5 tips to detox your social media

Research from Jobsite reveals 71% of employers admitted to looking at candidate’s social media accounts before making a decision for most or every role but in the hangover after the Holiday period – your social media might not be as healthy as it could be.

Meanwhile, only 23% of job seekers believe their social media profiles can help in their job search2, showing that candidates have a huge untapped resource at their disposal for enhancing their application.

We live in a digital age where our lives are showcased through our social media accounts and, more than ever, employers are looking on candidate’s Linkedin, Facebook and Twitter accounts to assess a job seeker’s employability before meeting them.

Of course the old advice was just to lock all profiles down to private but, approached with caution, social media is a great opportunity for candidates to showcase some of the more unique things about themselves as well as their passion for their chosen industry.

We’ve rounded up 5 tips from our experts to help you detox your social media:

Nurture your network

It’s called ‘social’ media for a reason, and your networks can be an appropriate place to reach out to key industry professionals as well as highlight any relationships you may have already built.

Jobsite Marketing Director, Fiona Rigby, said -“Following influencers from your chosen career path can be a great way to stay up to date with the hot topics facing your profession and, with some platforms also allowing public recommendations, it’s also a great excuse to reconnect with an old manager and show people what you’re really like to work with.”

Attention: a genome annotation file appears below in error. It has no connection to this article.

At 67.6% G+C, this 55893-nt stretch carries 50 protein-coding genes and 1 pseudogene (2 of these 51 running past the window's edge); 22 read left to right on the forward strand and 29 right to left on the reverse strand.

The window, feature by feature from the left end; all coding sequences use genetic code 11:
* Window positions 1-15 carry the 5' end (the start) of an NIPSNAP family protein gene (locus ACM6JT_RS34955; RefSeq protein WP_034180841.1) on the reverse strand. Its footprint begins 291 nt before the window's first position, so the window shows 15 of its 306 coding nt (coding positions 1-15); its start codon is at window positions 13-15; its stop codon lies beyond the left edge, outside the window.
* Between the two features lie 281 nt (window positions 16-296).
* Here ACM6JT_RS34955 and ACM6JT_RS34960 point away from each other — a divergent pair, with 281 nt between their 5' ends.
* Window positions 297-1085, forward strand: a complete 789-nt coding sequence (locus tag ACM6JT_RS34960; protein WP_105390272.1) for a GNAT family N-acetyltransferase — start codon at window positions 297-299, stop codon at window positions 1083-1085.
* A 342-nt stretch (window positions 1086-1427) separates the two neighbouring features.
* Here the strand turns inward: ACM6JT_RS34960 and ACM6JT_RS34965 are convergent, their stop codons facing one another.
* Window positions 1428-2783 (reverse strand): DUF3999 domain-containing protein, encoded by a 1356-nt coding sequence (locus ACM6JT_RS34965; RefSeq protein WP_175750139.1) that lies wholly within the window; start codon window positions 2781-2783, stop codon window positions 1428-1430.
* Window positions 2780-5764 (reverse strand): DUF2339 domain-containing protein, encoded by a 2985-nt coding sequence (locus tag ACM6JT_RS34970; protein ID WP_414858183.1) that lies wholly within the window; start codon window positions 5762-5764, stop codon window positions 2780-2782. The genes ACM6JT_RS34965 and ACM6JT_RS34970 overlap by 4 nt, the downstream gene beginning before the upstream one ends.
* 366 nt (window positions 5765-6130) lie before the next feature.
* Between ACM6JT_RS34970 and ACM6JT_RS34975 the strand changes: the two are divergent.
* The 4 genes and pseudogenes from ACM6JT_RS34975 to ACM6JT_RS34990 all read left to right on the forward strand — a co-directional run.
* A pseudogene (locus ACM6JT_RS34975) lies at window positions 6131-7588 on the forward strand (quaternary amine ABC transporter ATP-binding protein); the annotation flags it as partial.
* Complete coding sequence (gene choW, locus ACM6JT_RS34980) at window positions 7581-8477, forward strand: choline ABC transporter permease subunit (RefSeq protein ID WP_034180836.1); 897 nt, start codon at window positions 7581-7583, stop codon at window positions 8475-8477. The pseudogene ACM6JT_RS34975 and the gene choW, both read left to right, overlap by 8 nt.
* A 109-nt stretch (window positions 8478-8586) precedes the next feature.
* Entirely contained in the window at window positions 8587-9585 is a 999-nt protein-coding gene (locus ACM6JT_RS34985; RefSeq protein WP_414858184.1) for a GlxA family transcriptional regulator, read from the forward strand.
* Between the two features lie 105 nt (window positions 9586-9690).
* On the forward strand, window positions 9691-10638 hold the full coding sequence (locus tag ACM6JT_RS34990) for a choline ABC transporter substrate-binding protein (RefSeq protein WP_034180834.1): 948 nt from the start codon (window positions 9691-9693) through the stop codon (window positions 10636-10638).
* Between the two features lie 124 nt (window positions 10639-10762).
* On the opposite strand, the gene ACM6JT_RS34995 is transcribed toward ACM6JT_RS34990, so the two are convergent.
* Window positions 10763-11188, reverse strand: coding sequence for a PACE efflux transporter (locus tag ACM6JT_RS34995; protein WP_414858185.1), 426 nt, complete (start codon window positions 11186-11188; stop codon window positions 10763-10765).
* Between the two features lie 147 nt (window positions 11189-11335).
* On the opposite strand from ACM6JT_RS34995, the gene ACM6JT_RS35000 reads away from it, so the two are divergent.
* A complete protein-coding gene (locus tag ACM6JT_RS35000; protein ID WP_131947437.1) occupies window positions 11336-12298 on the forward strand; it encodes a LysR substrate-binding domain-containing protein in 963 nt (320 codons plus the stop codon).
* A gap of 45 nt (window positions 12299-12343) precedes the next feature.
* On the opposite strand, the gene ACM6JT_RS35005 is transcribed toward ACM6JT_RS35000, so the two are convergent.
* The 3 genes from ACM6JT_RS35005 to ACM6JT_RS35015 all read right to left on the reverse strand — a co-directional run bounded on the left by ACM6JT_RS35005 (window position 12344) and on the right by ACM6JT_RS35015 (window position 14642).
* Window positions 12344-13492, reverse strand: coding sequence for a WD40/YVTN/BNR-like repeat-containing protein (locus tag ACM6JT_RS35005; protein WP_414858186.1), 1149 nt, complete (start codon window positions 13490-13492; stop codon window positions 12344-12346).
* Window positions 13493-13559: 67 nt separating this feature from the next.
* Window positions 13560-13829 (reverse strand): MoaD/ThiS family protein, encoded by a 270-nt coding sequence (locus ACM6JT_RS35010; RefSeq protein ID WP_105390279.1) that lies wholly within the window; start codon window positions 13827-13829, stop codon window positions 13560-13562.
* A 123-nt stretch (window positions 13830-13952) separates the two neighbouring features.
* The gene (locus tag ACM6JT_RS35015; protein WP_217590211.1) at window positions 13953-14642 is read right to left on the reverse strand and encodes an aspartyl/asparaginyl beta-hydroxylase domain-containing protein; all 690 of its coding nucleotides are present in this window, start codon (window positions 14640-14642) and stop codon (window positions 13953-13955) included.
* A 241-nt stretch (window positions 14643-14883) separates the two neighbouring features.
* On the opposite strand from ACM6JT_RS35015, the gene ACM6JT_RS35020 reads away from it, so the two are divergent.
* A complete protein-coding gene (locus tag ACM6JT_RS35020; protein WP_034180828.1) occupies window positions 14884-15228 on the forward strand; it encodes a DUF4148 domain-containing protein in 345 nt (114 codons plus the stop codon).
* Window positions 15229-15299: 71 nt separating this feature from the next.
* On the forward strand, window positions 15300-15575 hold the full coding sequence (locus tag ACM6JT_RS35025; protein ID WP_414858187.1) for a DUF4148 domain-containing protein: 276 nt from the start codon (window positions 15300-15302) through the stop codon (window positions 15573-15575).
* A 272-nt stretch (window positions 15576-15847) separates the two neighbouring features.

Less is more

With a new social network launching every week, it can be hard to keep track of your online footprint. It’s time to shut that unused Myspace profile from 2006 as we advise keeping active on just a few key accounts to ensure your presence is as consistent as possible. It might also be worth thinking about which platforms are particularly relevant to your career – employers might expect IT pros to be found on GitHub, whilst Pinterest could be more useful for a designer.

Show your colours

According to Samar Birwadker, CEO of profiling app Good&Co, “High turnover due to poor culture fit can cost an organisation between 50-60% of the person’s annual salary; this is a cost that businesses need to eliminate. In order to do this, they are increasingly emphasising personality in the interview process.”

With culture being ever more important in the hiring process, social media could be a great place to show your personality in ways which you might not have time or the opportunity to do during the interview process. Samar advises “Know what kind of communicator you are, how you fit into different teams, and what kind of work environment you thrive in”, then, no matter what kind of person you are, you can ensure your social media presence reflects this and endears you to appropriate companies.

Promote your thought leadership

Keeping up to date with industry insiders is a great place to start, but if you’re really looking to showcase your skills then you should be joining the conversation.“By posting your thoughts, and ideas about your profession, you are showing that you’re engaged and passionate about your career outside of the 9-5” according to internal recruiter Tony Hornbuckle. He continues, “If you can provide insight, share best practice and opinions, you’re demonstrating that you’re an expert in your field and you might even attract the attention of a great employer trying to keep up to date.”

Consider negativity

No one is a ray of sunshine 24/7, but if you’re consistently using social media to post negatively this could reflect badly for your job search. Of course it’s a given that speaking poorly of your employer is a red flag, but too many rants about anything could make an employer think you’re hard to please. Jobsite HR Director, David Clift, agrees – “Keeping your social media positive and balanced, even when discussing a problem, will show you’re pragmatic and can keep a cool head under pressure. Or if you still want to use your profiles as an outlet, ensure you’ve tightened your privacy settings to keep it just to your chosen network.”